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Location: New Orleans, Louisiana, United States

Leonard Earl Johnson (photo credit Frank Parsley) covered Hurricanes Katrina and Rita (2005), and the 2010 British Petroleum oil spill in the Gulf of Mexico for ConsumerAffairs.com. He is a contributor to Gambit Weekly, New Orleans Magazine, SCAT, Baton Rouge Advocate, Advocate Magazine, The Times-Picayune, Country Roads Magazine, Palm Springs Newswire and the anthologies: FRENCH QUARTER FICTION (Light of New Orleans Publishing), LOUISIANA IN WORDS (Pelican Publishing), LIFE IN THE WAKE (NOLAfuges.com), and more. Johnson is a former Merchant Seaman, and columnist at Les Amis de Marigny, New Orleans; and African-American Village. Attended Southern Illinois University, Carbondale, and Harry Lundeberg School of Seamanship at Piney Point, Maryland. Winner of the Press Club of New Orleans Award for Excellence, 1991, and given the Key to The City and a Certificate of Appreciation from the New Orleans City Council for a Gambit Weekly story on murder in the French Quarter.

Wednesday, August 01, 2012

August 2012 / 7-Years down Recovery Road

Yours Truly in a Swamp
by Leonard Earl Johnson

August 2012

This column is dedicated to the memory of
 "Gore Vidal, the elegant, acerbic all-around man of letters who presided with a certain relish over what he declared to be the end of American civilization, died on Tuesday at his home in the Hollywood Hills section of Los Angeles, where he moved in 2003, after years of living in Ravello, Italy. He was 86."
 ~ NEW YORK TIMES, on-line notification, August 1, 2012

* * *

7-Years down Recovery Road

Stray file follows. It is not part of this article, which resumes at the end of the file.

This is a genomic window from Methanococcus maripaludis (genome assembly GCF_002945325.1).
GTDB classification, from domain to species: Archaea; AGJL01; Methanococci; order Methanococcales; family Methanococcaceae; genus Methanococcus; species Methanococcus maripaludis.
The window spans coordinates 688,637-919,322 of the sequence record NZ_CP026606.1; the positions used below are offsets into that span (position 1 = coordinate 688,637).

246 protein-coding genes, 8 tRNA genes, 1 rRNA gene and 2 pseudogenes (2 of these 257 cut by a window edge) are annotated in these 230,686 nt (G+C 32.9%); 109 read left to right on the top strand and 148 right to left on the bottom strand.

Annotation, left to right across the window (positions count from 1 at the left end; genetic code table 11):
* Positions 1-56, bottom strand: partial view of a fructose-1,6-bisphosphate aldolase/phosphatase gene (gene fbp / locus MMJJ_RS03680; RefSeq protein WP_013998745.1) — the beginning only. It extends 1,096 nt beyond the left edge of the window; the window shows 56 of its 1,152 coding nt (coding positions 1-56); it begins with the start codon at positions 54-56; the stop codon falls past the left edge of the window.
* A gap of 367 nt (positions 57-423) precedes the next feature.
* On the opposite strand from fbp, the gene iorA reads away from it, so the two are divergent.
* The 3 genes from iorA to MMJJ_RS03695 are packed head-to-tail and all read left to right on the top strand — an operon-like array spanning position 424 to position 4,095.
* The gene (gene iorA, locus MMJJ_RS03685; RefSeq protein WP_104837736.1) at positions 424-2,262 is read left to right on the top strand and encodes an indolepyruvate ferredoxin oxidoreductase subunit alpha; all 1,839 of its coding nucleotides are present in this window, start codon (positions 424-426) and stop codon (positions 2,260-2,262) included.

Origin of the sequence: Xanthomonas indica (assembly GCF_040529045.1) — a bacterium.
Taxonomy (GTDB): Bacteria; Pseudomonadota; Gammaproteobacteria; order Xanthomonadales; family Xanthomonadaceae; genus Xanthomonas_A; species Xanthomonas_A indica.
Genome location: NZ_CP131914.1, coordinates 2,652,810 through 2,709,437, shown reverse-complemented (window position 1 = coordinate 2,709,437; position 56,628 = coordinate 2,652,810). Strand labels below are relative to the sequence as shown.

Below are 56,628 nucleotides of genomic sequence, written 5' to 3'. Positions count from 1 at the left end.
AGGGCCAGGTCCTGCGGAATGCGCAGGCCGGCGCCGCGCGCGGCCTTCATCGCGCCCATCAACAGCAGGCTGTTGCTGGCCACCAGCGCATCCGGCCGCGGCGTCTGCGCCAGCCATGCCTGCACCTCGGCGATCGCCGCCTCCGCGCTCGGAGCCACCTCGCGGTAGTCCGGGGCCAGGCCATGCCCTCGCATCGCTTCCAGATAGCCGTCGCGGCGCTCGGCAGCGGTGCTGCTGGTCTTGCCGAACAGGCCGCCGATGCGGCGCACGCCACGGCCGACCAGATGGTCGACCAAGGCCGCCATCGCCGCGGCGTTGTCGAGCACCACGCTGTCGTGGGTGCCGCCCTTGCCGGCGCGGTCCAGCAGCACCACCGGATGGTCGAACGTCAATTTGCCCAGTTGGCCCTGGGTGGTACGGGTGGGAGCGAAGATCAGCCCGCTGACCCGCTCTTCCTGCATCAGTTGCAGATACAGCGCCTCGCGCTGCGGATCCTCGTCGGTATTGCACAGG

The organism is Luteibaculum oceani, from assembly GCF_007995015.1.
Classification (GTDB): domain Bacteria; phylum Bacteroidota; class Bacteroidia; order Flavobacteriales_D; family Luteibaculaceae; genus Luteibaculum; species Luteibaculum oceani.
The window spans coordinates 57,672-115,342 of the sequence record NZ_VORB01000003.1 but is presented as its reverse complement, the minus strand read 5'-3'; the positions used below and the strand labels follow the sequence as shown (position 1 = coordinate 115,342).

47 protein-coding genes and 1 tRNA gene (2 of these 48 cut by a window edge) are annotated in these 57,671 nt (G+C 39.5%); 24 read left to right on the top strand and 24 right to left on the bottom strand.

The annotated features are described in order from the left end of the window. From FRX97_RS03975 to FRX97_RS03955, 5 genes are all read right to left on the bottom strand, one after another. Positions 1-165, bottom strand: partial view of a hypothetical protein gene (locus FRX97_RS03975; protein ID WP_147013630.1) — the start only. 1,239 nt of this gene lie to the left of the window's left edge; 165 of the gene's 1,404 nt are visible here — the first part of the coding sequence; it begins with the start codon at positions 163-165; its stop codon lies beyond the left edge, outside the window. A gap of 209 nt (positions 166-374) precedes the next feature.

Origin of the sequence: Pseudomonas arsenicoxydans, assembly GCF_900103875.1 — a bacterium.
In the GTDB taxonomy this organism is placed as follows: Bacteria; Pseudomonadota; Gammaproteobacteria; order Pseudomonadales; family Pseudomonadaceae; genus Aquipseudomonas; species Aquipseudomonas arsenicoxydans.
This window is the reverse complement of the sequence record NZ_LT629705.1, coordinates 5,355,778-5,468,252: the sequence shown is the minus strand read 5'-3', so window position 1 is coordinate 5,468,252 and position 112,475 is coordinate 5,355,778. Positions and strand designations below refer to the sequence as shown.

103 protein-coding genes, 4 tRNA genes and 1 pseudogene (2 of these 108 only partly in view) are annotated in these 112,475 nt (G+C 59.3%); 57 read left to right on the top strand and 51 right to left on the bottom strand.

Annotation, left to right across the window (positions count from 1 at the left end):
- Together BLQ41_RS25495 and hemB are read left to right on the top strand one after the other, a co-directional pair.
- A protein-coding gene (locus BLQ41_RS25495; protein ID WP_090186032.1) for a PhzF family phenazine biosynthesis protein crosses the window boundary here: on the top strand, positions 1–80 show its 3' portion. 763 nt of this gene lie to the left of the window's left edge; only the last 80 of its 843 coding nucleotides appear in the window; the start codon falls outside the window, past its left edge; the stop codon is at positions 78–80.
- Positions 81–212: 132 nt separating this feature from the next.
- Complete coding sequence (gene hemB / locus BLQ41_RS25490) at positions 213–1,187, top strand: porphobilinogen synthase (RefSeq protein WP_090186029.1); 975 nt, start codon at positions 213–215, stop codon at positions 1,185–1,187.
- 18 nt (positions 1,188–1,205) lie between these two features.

by Leonard Earl Johnson

Recently we drove Interstate-10 from Baton Rouge to New Orleans looking for the neutral ground dividing the north/south lanes of this busy super-highway (we called them that before they became more taxing than super). "Neutral ground" is what people from New Orleans call the median.  It is where commuter-train service would have been built.

Leonard Earl Johnson
"First we came for the bulls then the
bulls they came for us.

Photo credit: Mark Konikoff

"Had Governor Lapdog Millionaire taken Obama's stimulus money to build it," L. A. Norma said.

Norma thinks Governor Bobby Jindal is a lapdog to the Republican National Committee and its right-wing no-service-to-the-people style of government. "They thwart recovery, transportation, economic-development, health-care, libraries and schools to prove Jindal is fit to be the Mitt's V. P., and," she adds, with a smirk, "tickle their 'liberal-wing' into feeling they are tolerant souls."

Jindal is of Indian lineage. Indian from India. He is small-framed, nice-looking, with skin a light shade of Café au lait. His Family is Hindu, but while in college he converted from Hinduism to Roman Catholicism.  

"No one ever asks to see his birth certification," Norma grumbled.  

Louisiana Governor Bobby Jindal, aka, Lapdog Millionaire

"The man behaves himself in public but he would not be governor if he did not pray to the Catholic six-armed Holy Trinity.